’03 BMW Z3M Coupe
After the previous Z3M Coupe’s we did, the next Z3M Coupe project already was waiting! This time a very extended overhaul of this BMW Z3M Coupe from the UK, with the highly desirable S54 Engine. The customer asked us to bring it back to it’s former glory, with a special request to remove all rust. This includes the complete underside, bolts and nuts included!
The starting point is a 03/2001 RHD S54 Z3M Coupe with little over 90k miles. Overall condition wasn’t that bad, but it suffered a bit of rust, mainly on the undercarriage. Also a lot of parts have had their best time, in particular rubbers/hoses and so on as they are also age over the years. So there was much to be gained, as well as on the driving experience as the optical appearance. A very nice project, just as we like it the most!
The starting point, freshly shipped from the UK to us in the Netherlands:
After a good first impression, it’s time to take a in depth look on the underside, so time to put it on the lift. Also, this is the first car we welcomed in our new TEG workshop! In which we have an, after a lot of hard work, workshop that perfectly fits our philosophy when working on special cars.
This is the state we founded it in:
Time to get to work! First we started with disassembling the front and rear suspension, as most of the parts need to be sandblasted and powder coated.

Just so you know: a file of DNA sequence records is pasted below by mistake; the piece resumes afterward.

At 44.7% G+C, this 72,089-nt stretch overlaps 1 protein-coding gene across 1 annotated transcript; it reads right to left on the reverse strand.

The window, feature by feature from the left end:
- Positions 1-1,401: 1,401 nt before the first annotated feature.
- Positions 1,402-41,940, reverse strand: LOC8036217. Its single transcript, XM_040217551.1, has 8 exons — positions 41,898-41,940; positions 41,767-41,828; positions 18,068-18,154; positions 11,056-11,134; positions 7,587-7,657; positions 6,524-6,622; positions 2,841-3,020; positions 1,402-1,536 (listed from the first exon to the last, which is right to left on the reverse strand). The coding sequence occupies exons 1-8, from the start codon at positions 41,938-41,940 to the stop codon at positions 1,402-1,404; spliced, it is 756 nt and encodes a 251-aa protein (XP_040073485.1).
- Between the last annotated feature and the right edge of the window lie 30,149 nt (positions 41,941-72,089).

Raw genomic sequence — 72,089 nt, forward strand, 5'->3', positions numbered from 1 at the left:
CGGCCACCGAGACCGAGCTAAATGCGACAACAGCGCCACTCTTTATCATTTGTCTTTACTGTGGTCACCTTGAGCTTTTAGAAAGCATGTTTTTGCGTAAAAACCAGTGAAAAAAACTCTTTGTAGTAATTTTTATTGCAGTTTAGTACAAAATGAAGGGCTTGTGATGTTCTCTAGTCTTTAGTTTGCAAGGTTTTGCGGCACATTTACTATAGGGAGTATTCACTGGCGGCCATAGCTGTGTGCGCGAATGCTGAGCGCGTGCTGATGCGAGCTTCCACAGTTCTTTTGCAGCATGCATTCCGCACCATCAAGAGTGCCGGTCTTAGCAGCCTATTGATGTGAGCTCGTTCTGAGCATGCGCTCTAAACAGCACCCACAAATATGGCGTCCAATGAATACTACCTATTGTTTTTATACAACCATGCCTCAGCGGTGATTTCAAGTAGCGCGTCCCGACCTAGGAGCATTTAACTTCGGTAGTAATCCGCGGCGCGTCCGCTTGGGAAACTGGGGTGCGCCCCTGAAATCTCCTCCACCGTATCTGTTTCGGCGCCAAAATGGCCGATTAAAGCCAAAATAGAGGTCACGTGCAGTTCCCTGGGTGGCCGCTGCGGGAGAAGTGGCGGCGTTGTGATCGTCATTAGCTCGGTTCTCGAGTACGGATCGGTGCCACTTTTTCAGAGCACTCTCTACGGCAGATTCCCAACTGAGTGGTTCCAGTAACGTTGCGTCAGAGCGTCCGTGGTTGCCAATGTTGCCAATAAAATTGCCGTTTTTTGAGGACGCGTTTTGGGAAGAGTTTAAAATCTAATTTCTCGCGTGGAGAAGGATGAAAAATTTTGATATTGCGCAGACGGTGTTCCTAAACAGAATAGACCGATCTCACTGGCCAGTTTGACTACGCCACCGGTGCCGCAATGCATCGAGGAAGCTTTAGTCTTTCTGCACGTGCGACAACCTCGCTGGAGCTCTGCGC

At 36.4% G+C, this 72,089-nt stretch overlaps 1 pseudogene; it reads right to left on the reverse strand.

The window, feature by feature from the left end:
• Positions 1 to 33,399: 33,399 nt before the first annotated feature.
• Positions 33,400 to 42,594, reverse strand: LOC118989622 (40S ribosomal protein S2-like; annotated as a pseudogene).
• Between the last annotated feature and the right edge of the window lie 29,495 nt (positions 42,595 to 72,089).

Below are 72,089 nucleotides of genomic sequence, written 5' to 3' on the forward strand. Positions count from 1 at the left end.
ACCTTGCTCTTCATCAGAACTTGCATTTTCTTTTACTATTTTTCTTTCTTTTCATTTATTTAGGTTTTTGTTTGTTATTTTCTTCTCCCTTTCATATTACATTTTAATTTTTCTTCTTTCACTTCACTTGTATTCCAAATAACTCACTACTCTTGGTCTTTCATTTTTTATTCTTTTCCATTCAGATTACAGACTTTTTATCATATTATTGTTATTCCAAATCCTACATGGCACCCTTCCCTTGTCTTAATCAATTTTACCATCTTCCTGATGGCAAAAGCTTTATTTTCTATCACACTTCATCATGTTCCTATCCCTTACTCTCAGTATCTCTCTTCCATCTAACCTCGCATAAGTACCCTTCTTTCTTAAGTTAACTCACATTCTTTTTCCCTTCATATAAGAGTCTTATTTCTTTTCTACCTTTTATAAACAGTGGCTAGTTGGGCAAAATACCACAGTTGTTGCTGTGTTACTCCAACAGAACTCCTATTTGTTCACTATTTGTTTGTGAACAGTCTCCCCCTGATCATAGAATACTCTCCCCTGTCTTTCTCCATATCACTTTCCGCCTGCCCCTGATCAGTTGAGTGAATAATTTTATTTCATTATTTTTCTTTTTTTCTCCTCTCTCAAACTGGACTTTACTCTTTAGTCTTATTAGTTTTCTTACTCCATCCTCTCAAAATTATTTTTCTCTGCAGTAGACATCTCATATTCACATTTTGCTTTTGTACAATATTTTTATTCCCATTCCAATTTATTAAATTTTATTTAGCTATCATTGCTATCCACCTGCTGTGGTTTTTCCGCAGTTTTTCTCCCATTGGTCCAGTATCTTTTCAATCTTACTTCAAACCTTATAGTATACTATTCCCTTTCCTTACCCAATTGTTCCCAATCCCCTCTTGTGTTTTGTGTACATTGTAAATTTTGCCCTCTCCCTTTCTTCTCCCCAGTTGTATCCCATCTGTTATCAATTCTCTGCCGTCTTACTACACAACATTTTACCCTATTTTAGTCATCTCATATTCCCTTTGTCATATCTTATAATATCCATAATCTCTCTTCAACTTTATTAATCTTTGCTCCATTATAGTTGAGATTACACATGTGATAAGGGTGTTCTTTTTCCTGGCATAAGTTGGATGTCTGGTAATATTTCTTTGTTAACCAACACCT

Front suspension disassembled:
Next up we removed the complete rear axle, to refurbish the axle itself but also to gain acess the the underside of the car above the axle.
The axle removed:
The axle realy was in need of some attention. Here you can see what 15 years of rain, dirt and salt does to a car.
The subframe rubbers are worn out:
However in technical good condition, the differential also wouldn’t mind some TLC…
Also the coating on the subframe itself lost the battle against the UK elements.
Tank exposed after lowering the subframe, ready to come down also for some serious cleaning, new lines and new fuel pump (without cutting the interior carpet, as needed when changing pump with tank in car)
Took some cool pictures with some of the disassembled parts, big part of them not on the picture due being already worked on. (plastic wheel arches already cleaned on picture)
We then remove the fuel tank. Again, not only the adress the fuel tank itself but also to gain access above the fuel tank to inspect, clean and adress this well hidden area.
With the fuel tank removed, we had the option replacing the 15 year old fuel pump without cutting in the carpet as required when done in-car. While we there it worth replacing the dryed out fuel hoses and giving the tank a good clean. Although it cannot be seen once installed, it is still the effort: